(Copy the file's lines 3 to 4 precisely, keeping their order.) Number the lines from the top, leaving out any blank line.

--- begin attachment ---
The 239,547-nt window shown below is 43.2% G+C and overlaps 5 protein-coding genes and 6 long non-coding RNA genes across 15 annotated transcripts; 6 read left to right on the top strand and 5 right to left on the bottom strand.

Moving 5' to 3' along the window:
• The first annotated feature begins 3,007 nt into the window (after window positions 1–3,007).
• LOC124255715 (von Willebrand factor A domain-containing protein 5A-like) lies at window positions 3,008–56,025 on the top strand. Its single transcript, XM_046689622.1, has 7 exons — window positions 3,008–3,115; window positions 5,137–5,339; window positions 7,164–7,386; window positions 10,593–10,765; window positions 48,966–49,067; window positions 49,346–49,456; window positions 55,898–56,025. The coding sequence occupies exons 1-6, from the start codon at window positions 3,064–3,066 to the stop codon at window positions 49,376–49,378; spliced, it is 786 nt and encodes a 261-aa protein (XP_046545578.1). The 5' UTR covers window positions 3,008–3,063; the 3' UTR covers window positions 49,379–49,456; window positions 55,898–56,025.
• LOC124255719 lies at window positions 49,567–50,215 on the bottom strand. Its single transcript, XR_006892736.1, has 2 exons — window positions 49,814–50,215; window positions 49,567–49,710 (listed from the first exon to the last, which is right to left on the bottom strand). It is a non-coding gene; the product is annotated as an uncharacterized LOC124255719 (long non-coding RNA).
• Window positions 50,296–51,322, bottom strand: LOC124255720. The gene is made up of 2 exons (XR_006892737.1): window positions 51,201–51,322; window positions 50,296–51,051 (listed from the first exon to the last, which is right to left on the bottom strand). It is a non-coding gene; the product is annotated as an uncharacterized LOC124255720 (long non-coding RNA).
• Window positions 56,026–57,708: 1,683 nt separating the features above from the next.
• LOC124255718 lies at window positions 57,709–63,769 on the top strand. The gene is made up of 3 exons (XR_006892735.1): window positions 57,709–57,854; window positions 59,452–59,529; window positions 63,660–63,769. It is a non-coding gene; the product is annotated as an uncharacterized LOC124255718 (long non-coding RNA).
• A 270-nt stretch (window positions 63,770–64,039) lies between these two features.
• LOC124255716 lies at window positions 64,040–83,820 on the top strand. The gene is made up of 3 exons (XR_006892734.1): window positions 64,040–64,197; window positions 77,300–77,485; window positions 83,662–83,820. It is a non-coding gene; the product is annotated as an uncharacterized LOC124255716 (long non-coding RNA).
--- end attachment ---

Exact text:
• The first annotated feature begins 3,007 nt into the window (after window positions 1–3,007).
• LOC124255715 (von Willebrand factor A domain-containing protein 5A-like) lies at window positions 3,008–56,025 on the top strand. Its single transcript, XM_046689622.1, has 7 exons — window positions 3,008–3,115; window positions 5,137–5,339; window positions 7,164–7,386; window positions 10,593–10,765; window positions 48,966–49,067; window positions 49,346–49,456; window positions 55,898–56,025. The coding sequence occupies exons 1-6, from the start codon at window positions 3,064–3,066 to the stop codon at window positions 49,376–49,378; spliced, it is 786 nt and encodes a 261-aa protein (XP_046545578.1). The 5' UTR covers window positions 3,008–3,063; the 3' UTR covers window positions 49,379–49,456; window positions 55,898–56,025.